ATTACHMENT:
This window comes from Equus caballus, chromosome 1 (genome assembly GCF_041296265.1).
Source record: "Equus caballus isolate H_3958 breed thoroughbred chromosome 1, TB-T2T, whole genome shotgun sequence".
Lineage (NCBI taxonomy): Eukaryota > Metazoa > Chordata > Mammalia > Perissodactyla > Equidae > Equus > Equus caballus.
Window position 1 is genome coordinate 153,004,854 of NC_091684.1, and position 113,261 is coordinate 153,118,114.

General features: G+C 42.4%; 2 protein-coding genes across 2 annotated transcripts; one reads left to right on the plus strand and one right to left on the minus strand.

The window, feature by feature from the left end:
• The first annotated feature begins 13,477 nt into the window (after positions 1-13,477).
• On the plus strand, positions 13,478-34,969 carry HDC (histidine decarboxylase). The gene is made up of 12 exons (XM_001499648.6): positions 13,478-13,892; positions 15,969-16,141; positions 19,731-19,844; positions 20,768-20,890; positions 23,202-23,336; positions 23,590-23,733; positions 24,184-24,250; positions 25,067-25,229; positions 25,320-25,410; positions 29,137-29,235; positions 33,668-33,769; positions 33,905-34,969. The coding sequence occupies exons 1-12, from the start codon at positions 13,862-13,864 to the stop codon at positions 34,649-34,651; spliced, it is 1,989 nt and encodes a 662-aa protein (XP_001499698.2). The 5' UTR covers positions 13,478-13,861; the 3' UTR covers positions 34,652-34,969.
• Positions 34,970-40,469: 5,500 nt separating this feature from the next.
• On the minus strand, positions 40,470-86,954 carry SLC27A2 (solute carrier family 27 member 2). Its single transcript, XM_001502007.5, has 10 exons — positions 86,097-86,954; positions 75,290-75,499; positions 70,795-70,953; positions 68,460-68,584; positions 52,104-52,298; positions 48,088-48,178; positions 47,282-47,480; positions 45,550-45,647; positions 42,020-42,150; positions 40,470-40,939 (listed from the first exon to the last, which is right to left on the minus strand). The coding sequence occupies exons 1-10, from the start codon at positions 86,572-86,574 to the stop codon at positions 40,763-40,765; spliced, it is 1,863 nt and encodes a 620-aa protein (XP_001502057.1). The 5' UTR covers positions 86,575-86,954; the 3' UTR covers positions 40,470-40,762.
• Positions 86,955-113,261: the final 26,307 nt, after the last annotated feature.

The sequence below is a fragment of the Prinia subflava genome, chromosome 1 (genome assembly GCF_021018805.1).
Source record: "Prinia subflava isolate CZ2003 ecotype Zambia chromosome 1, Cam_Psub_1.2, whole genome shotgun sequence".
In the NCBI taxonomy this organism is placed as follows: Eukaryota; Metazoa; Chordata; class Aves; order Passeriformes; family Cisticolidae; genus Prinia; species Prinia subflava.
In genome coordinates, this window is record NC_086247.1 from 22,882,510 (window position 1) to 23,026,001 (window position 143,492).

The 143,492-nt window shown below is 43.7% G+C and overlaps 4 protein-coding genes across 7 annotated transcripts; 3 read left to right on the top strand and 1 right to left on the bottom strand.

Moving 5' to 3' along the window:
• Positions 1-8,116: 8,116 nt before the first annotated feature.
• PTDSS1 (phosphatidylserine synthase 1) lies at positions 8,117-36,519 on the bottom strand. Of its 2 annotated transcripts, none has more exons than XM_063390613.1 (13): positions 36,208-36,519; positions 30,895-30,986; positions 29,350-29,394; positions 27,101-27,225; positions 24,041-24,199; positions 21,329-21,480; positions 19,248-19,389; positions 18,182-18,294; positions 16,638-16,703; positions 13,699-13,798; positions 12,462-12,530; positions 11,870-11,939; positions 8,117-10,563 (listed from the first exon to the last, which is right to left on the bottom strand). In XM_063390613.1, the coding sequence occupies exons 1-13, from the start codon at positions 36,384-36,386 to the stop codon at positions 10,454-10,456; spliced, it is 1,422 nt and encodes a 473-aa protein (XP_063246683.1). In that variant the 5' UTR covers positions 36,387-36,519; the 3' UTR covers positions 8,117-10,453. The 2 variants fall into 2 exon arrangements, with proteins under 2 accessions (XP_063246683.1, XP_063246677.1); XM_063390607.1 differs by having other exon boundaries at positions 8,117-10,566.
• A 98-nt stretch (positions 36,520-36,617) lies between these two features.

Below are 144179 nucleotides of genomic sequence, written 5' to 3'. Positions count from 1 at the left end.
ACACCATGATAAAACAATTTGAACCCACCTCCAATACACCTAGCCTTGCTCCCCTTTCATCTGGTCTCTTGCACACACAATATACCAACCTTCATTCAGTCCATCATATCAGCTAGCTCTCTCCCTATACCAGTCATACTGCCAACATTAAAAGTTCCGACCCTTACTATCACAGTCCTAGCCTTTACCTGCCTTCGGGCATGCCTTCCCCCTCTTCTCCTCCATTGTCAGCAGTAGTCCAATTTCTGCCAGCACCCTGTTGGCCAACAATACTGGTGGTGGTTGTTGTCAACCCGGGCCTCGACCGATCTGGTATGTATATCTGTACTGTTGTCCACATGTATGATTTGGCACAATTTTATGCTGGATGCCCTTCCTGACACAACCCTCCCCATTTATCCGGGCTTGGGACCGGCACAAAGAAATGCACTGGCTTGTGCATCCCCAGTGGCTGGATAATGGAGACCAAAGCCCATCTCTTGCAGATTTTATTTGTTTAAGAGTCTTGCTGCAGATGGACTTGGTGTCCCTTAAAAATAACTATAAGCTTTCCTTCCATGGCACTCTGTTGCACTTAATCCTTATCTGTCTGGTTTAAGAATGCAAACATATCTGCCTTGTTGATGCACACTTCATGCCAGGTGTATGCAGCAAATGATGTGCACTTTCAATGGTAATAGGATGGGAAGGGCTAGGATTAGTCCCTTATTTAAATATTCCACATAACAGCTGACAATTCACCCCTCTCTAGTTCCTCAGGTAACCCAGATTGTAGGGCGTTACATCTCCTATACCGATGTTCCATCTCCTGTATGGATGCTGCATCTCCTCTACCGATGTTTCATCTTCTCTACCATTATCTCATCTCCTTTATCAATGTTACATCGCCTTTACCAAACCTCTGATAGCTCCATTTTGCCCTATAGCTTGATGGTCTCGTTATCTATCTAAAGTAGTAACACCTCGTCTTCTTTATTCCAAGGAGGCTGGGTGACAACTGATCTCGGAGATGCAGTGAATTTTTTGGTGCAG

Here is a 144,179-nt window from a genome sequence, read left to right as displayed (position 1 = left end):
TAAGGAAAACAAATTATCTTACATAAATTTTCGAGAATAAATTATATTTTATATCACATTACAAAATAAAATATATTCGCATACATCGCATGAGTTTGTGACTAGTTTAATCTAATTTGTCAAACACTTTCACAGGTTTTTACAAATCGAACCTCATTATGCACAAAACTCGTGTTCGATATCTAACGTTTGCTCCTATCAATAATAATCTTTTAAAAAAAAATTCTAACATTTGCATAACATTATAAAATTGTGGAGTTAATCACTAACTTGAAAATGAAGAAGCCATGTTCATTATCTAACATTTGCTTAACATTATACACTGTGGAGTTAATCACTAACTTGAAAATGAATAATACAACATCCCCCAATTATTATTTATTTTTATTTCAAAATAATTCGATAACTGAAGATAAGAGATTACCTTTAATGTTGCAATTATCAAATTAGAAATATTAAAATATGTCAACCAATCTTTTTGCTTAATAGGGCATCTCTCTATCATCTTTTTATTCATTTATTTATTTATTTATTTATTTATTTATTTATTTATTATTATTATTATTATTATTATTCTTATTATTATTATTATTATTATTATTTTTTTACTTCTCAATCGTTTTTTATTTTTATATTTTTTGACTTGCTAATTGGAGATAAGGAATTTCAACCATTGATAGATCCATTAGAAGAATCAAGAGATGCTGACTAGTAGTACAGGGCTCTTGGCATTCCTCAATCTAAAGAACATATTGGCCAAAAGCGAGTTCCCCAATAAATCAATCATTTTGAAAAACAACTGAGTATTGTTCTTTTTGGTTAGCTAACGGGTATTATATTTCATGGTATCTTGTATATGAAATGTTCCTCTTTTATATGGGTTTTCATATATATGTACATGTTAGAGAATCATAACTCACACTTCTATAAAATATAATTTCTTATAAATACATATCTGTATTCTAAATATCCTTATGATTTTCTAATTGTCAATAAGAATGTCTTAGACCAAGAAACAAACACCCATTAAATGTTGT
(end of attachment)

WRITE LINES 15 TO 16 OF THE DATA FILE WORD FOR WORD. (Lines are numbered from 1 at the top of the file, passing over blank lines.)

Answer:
In genome coordinates, this window is record NC_086247.1 from 22,882,510 (window position 1) to 23,026,001 (window position 143,492).

The 143,492-nt window shown below is 43.7% G+C and overlaps 4 protein-coding genes across 7 annotated transcripts; 3 read left to right on the top strand and 1 right to left on the bottom strand.